Though much of the agency is preparing to shut down, NASA this week announced that astronomers have mapped the clouds of a planet outside our own solar system. Using the Kepler and Spitzer space telescopes, astronomers have created a cloud map of Kepler-7b, a Jupiter-like planet that orbits around the star Kepler-7.
Though Kepler-7b has less than half the mass of Jupiter, the planet is nearly 50% larger than our local large gas giant. NASA researchers gazed at Kepler-7b for years to determine that the planet has high clouds on its western hemisphere and little cloud cover on its eastern side. A new paper on the findings is set to be published in Astrophysical Journal Letters.
"By observing this planet with Spitzer and Kepler for more than three years, we were able to produce a very low-resolution 'map' of this giant, gaseous planet," said Brice-Olivier Demory, lead author of the paper and an astronomer at the Massachusetts Institute of Technology. "We wouldn't expect to see oceans or continents on this type of world, but we detected a clear, reflective signature that we interpreted as clouds."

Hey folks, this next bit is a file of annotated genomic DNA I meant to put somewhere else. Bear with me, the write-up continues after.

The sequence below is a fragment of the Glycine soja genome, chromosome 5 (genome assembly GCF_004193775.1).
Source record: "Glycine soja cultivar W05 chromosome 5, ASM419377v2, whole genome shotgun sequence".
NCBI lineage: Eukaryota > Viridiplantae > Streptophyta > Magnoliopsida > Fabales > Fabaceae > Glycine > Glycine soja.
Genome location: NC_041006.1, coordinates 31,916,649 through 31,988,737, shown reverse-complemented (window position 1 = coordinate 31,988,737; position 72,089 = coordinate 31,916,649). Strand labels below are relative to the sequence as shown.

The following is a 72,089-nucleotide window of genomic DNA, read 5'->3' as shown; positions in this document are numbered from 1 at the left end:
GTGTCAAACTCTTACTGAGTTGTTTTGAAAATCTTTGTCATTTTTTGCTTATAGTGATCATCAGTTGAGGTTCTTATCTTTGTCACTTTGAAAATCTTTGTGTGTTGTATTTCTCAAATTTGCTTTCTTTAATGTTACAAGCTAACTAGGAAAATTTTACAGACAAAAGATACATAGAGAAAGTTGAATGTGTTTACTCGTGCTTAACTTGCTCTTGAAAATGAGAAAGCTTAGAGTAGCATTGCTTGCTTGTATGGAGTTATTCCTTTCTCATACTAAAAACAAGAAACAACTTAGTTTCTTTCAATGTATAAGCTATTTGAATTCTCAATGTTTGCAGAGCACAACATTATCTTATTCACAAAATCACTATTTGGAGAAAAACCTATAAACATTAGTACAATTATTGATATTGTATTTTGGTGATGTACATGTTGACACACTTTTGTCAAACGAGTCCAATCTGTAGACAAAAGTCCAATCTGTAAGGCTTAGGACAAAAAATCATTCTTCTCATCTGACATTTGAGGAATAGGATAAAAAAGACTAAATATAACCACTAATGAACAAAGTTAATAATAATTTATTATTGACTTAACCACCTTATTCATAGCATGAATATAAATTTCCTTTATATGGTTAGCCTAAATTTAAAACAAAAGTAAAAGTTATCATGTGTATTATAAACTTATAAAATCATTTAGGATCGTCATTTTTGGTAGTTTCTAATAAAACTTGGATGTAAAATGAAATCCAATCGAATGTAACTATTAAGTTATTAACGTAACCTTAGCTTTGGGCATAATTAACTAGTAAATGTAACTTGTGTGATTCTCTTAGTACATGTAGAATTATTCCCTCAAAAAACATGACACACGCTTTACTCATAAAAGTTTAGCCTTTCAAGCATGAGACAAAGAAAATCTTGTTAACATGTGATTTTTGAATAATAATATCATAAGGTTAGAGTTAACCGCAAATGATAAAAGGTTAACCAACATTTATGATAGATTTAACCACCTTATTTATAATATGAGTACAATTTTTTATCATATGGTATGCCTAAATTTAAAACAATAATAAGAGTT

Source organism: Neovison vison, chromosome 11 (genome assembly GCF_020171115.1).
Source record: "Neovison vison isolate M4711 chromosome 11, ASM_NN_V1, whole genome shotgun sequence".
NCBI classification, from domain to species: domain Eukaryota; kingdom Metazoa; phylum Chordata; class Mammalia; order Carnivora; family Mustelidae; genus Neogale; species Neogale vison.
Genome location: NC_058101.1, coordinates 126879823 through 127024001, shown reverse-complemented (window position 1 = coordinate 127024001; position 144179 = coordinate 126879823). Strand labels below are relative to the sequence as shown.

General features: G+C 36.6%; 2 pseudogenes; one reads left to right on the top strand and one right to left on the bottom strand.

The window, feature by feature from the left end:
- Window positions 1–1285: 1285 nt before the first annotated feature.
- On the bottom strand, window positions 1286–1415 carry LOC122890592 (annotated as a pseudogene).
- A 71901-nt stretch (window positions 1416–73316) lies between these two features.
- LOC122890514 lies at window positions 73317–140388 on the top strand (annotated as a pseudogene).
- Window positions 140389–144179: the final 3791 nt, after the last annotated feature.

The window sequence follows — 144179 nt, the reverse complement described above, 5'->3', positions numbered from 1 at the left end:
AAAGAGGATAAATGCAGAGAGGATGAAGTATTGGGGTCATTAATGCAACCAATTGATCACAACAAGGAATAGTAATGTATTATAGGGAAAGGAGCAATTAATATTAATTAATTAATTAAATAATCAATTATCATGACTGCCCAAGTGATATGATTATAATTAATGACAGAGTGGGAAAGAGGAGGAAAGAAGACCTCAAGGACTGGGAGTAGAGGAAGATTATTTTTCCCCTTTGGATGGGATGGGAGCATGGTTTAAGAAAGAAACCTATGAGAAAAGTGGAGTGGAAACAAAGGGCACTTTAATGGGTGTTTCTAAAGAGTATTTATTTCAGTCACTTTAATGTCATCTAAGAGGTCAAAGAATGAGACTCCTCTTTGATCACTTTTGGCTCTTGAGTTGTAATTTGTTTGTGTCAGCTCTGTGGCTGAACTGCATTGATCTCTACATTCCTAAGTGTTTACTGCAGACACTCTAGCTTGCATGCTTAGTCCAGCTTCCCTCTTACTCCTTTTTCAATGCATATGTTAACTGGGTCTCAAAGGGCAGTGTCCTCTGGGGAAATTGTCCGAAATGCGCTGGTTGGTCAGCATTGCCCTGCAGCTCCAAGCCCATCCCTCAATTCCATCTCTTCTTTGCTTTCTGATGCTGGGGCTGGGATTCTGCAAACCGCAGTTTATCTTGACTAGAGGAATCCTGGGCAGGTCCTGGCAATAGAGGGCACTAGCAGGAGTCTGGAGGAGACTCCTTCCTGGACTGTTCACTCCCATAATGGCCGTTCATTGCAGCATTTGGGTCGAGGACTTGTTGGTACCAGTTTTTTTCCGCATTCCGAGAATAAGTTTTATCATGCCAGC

Astronomers using the Kepler telescope were able to determine that Kepler-7b had a bright spot on its western side. A follow-up with the Spitzer telescope revealed that the planet was too cool for the bright spot to be heat, meaning it came from light reflected from Kepler-7. NASA believes the technique might help researchers in the future examine the atmospheres of other exoplanets closer in make-up to Earth.
"With Spitzer and Kepler together, we have a multi-wavelength tool for getting a good look at planets that are trillions of miles away," said Paul Hertz, director of astrophysics at NASA. "We're at a point now in exoplanet science where we are moving beyond just detecting exoplanets, and into the exciting science of understanding them."